Barahir is driven into hiding, his hiding betrayed, and Barahir slain; his son Beren after a life outlawed flees south, crosses the Shadowy Mountains, and after grievous hardships comes to Doriath. Of this and his other adventures is told in The Lay of Leithian. He gains the love of Tinúviel 'the nightingale' — his own name for Lúthien — the daughter of Thingol. To win her Thingol, in mockery, requires a Silmaril from the crown of Morgoth. Beren sets out to achieve this, is captured, and set in dungeon in Angband, but conceals his real identity and is given as a slave to Thû the hunter. Lúthien is imprisoned by Thingol, but escapes and goes in search of Beren. With the aid of Huan lord of dogs she rescues Beren, and gains entrance to Angband where Morgoth is enchanted and finally wrapped in slumber by her dancing. They get a Silmaril and escape, but are barred at gates of Angband by Carcaras the Wolf-ward. He bites off Beren's hand which holds the Silmaril, and goes mad with the anguish of its burning within him.Christopher Tolkien, who died at the start of this crazy crazy year, published this when he was 92. To be honest, I don't think there was much new here - most of the material is in The Book of Lost Tales vol 2 and The Lays of Beleriand, published in 1984 and 1985 and which I read in 2011. The Beren and Lúthien story was of huge personal significance to his father - it's interesting to me that Tolkien, whose name had seven letters ending with -ien, found forbidden love with Edith Bratt, whose name had five letters starting with B. And as presented here, we see Tolkien's story-telling skills mature in the different versions of the tale. In the final version, in fact, Lúthien ends up as rather a kick-ass character who rescues Beren and challenges both Morgoth and her father. (This was largely edited out for The Silmarillion; a big mistake.) I think as presented here it's a bit more digestible than in the 1980s books, but if you already have them you can probably skip this. Otherwise you can get it here.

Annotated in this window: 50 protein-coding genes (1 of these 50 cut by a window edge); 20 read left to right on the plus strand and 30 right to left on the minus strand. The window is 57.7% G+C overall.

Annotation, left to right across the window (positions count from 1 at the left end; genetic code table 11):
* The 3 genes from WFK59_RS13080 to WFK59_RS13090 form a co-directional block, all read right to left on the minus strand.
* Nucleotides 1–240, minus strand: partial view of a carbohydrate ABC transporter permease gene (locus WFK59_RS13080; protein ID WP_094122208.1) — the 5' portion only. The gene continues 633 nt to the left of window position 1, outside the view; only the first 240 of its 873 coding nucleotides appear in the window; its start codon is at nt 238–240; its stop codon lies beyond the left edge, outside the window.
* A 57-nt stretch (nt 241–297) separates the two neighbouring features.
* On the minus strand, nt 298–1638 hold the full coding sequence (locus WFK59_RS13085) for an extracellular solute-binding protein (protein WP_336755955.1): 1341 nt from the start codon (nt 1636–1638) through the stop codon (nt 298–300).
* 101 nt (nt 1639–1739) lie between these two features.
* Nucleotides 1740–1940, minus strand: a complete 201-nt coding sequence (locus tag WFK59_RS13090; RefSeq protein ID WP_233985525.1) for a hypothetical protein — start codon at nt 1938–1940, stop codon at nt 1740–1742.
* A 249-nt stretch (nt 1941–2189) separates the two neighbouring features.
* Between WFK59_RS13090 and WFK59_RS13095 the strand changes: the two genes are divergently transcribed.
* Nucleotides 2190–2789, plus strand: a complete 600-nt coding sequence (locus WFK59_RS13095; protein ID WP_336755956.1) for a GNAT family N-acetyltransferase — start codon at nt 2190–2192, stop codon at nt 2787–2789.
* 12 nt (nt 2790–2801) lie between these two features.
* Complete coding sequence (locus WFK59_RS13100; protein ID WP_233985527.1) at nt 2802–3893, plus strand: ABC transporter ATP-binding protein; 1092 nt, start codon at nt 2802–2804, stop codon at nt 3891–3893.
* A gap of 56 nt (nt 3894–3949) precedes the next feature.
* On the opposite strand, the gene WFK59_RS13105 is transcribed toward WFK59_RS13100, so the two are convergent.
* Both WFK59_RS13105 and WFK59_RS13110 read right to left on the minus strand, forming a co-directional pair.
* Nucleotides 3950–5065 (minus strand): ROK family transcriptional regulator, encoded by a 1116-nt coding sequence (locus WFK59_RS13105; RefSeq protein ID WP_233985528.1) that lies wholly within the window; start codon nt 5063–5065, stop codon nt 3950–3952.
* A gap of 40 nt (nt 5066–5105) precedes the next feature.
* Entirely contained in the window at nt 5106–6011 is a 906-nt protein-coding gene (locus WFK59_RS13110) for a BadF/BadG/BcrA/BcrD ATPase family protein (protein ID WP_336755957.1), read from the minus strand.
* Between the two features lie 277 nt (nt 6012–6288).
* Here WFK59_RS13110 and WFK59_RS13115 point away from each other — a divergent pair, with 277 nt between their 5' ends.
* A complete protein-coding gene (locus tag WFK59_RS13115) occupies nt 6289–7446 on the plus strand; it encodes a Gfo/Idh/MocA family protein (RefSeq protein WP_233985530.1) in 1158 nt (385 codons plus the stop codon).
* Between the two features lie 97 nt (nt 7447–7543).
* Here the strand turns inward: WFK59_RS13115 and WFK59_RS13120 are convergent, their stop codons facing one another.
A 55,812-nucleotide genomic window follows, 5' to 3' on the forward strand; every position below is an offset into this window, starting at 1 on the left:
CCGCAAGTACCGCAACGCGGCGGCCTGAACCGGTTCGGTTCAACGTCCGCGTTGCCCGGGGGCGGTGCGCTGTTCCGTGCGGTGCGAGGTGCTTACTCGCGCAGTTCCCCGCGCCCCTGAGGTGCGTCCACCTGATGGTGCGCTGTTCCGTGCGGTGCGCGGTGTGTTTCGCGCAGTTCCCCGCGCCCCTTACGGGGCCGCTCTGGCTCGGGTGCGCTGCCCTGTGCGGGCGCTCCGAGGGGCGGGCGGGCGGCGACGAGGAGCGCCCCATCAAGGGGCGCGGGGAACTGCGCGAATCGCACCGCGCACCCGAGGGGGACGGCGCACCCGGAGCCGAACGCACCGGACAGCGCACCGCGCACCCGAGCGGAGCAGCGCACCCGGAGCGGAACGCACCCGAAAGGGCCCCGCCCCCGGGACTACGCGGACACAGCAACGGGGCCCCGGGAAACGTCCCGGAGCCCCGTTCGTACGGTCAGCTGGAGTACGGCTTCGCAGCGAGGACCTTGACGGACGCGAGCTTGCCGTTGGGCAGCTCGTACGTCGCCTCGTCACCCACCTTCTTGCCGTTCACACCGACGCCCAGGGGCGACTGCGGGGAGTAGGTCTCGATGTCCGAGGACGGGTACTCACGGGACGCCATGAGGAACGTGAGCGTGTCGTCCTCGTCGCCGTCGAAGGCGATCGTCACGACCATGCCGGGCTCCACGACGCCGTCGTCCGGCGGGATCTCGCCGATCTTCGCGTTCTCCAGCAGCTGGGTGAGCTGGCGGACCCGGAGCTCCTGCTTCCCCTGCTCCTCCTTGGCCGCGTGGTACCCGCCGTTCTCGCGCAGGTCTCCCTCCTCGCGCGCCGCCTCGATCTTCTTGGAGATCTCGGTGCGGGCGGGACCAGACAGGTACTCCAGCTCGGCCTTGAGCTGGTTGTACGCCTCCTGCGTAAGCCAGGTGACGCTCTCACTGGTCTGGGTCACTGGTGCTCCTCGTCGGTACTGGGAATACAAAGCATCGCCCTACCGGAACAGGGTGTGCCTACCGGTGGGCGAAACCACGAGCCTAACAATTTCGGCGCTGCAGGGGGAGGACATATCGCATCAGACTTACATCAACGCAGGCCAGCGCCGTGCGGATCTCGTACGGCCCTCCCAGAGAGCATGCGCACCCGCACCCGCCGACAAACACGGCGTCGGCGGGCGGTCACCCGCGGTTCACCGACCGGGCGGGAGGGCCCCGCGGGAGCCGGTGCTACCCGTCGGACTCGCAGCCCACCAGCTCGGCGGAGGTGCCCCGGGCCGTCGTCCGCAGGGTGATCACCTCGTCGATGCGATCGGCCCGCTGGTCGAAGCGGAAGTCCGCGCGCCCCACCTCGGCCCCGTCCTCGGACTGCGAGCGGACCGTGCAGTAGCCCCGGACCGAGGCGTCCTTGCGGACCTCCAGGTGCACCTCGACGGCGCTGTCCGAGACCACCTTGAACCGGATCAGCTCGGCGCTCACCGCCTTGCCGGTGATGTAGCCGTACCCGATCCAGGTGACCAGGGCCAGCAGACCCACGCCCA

This was my top unread book acquired in 2018. Next on that list is Greybeard, by Brian W. Aldiss.